Then some of my good friends think that by ridiculing Rahul Gandhi and his antics, I am inadvertently making Modi a hero, which he is not. Then, of course, there are those veiled suggestions that I am, in fact, a closet Hindu fundamentalist or worse a Modi supporter. To be honest, my religious inclinations are quite a joke among the members of my family. In my home, during every festival, my wife, who believes in observing most festivals, has to drag me most reluctantly to the puja corner in our house, even to spend a few minutes in silence.

Yes I do carry a Hanuman Chalisa with me. It is usually in the glove compartment of the car. Don’t ask me why, I don’t know. It started after I once found that I felt a little calm after reading it. I had to ask my wife and son what the words meant, though! So now one copy lies in my glove compartment. Call me silly, superstitious or whatever. So does that qualify me to be either a closet fundamentalist Hindu or a Narendra Modi fan? I hope not, otherwise a lot of people who read such books would also be labelled fundamentalists!

To be honest, I would rather be anything but a supporter of a government whose Home Minister demolishes the credibility of his own police force and intelligence community; where an upstart MP can ridicule his own prime minister and government on a public forum because he wants to indulge in theatrics to garner some brownie points; where the entire government machinery closes ranks to protect the son-in-law of the first family who they claim is a ‘private citizen’; where MPs accused in corruption cases can get re-elected to the Rajya Sabha with the backing of the ruling party, and where a Congress-ruled State government announces that loans taken by Muslims will be underwritten. So what crime have the others committed to be excluded from such munificence?

If this is how secularism is to be defined, thank you, but no thank you. And I am sure my Muslim friends understand the point.

I wish that holding talks, peace marches and candlelight vigils at India Gate or the Wagah border could solve the problems between Indian and Pakistan. But since it can’t and never will, let’s get real.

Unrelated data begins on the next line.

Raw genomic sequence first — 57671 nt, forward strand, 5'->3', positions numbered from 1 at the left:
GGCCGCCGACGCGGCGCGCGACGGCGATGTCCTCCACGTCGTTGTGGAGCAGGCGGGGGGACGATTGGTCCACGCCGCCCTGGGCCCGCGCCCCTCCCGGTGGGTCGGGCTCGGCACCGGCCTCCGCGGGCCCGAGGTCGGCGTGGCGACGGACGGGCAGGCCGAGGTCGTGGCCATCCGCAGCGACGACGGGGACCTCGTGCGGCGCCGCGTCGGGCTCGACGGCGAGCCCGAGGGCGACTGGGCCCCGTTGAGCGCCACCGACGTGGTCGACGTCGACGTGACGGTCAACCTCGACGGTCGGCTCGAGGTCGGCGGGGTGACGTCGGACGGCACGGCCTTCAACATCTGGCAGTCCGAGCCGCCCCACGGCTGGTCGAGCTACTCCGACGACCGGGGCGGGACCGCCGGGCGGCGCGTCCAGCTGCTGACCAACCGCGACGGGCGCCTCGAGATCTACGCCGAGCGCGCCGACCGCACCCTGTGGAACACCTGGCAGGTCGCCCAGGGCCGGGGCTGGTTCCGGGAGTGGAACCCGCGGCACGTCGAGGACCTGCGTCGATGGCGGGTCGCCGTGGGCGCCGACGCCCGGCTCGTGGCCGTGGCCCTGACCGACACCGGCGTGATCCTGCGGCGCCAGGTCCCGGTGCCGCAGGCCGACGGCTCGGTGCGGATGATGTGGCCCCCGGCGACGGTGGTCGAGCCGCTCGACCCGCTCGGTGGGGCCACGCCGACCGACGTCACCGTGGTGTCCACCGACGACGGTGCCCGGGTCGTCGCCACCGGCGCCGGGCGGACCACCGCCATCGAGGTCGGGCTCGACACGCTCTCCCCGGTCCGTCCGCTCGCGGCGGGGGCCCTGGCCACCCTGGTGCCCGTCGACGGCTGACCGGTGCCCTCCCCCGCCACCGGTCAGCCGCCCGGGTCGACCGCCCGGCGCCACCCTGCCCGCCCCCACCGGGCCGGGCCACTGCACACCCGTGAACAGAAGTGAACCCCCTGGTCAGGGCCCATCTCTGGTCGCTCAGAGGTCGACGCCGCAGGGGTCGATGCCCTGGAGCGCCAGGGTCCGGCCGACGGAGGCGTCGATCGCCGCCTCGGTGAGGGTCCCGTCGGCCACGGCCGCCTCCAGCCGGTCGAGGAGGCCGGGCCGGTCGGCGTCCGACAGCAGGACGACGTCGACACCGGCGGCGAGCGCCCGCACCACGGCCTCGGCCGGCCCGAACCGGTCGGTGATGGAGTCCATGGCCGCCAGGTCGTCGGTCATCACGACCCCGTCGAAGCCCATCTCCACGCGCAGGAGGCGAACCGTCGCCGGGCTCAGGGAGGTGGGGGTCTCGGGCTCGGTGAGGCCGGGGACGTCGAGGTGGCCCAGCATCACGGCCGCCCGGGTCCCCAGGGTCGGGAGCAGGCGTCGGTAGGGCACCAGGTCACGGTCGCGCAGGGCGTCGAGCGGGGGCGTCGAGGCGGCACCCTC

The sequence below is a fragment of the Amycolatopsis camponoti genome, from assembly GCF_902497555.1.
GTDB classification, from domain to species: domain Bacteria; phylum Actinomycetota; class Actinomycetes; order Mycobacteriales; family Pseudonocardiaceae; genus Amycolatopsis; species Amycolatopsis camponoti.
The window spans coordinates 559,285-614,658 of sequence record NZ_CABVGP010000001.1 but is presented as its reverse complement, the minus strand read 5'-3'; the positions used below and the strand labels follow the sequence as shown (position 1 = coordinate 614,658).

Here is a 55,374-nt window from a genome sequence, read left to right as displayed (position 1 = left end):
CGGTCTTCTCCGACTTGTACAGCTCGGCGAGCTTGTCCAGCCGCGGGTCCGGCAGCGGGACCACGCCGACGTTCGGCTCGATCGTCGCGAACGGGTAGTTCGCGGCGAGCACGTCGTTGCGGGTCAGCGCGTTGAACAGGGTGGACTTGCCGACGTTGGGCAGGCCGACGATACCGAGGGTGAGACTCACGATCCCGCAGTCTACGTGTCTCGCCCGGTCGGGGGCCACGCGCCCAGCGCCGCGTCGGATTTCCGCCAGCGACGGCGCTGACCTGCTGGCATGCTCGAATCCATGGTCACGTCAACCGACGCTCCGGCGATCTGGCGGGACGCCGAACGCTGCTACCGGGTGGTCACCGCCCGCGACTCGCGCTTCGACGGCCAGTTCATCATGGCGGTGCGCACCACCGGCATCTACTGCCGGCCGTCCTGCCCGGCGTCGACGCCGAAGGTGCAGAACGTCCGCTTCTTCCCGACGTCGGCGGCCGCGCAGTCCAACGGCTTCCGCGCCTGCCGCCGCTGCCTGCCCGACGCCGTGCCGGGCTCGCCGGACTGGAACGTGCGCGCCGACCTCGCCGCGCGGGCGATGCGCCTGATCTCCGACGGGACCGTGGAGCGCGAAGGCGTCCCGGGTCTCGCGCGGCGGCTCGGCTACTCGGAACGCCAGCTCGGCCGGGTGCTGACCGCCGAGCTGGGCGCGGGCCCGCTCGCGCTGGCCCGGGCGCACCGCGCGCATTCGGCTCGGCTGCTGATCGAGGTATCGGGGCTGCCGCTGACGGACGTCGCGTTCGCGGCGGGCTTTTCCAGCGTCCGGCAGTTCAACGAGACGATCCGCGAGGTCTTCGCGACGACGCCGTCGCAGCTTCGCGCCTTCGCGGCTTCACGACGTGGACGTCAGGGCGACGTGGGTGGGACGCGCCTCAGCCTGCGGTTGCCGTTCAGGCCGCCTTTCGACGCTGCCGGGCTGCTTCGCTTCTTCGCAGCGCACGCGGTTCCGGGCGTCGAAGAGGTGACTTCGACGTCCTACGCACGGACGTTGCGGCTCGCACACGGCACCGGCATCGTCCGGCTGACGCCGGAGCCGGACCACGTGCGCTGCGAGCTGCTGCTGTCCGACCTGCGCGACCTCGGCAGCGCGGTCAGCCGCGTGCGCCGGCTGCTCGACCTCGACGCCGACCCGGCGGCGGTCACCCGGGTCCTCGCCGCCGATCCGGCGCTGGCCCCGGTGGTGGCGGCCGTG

Today at the South Asian Youth Peace Meet (SAYPM) at the Symbiosis Institute of Media & Communication in Lavale, Chintamani Mahapatra, Chairman, Centre for Canada, US & Latin American Studies and Professor at the School of International Studies of Jawaharlal Nehru University, narrated a very interesting incident about the attitude of the members of a Pakistani delegation during a conference to discuss the problems between the two neighbours, held somewhere abroad.

During that conference, the Kargil fiasco erupted and the Pakistanis began to celebrate. Their mood would oscillate between fury and joy as they kept hearing about the developments. And these were people who were there for a peace meet!

One well known editor of a Pakistani newspaper came up to Mahapatra at the same conference, puffed up his chest and announced loudly, “Tell your government not to get too adventurous, Pakistan now has the bomb.”

Mahapatra reminded him that in the event of a nuclear war, lots of Indians might lose their lives, but looking at India’s population, millions will still survive. In Pakistan’s case, even that was doubtful! Incidentally, the conference was organised at Dr Mahapatra’s request, which goes to prove that good intentions, don’t mean much to the Pakistanis!

What I and, I’m sure, many others like me would like to know, is how a country, supposedly on the verge of bankruptcy half the time, and in the throes of anarchy, the other half of the time, can repeatedly tell its more powerful neighbour to F*** OFF, every time they are asked to arrest the people who plan terrorist attacks on Indian soil? My apologies for using the F word here, but there is really no other expression that fits so perfectly what the Pakistanis have been telling us to do for the past so many years.

See how the Pakistan Army hosts Hafeez Saeed at an Iftar, when they should, in reality be arresting him for his terrorist acts, or see the contempt with which the Pakistani foreign minister treats each dossier he receives from the Indian government. For that matter, see how easily Pervez Musharraf admits that the funds and weapons which were given by the US to fight the Taliban, were used against India. Even more ironical is A.Q. Khan stating that he had sold nuclear secrets to China, Iran and North Korea. Have you noticed any signs of surprise or outrage against any of these actions anywhere, except in India? I find it difficult to believe that the Americans didn’t know what Pakistan’s Dr. No was up to?

Take the case of Dawood Ibrahim. Indian Intelligence officials have given Pakistanis every single detail about the underworld don, but the Pakistanis simply junk it claiming that it’s not adequate. What else do they need – his underwear brand name?

Could the Pakistanis have done any of this without tacit backing of the Americans or Chinese? Don’t you find it strange that despite all the dirty tricks Pakistan indulges in, the US and Chinese continue to fund it? The Americans first castigate Pakistan for, “not doing enough” and then promptly send them a couple of billion dollars of funding to fight their “war on terror.”

A few days earlier, also at the SAYPM, well known reformist Asghar Ali Engineer, had me smiling when he said that wherever in the world there’s unrest and strife, there’s a US hand! A man after my own heart, this Mr Engineer!

The Indian sub-continent is becoming a very dangerous place, thanks to the Americans. They are running riot all over Iraq, Pakistan and Afghanistan and no one can do anything about it. Things are slowly and surely spiraling out of control and the weak-kneed Indian government is busy sending out dossiers to all and sundry or flying out its ministers to meet God (read Obama) and complain to him about our unfriendly neighbours.

Just because Mahatma Gandhi told us to show the other cheek, must we take it so literally?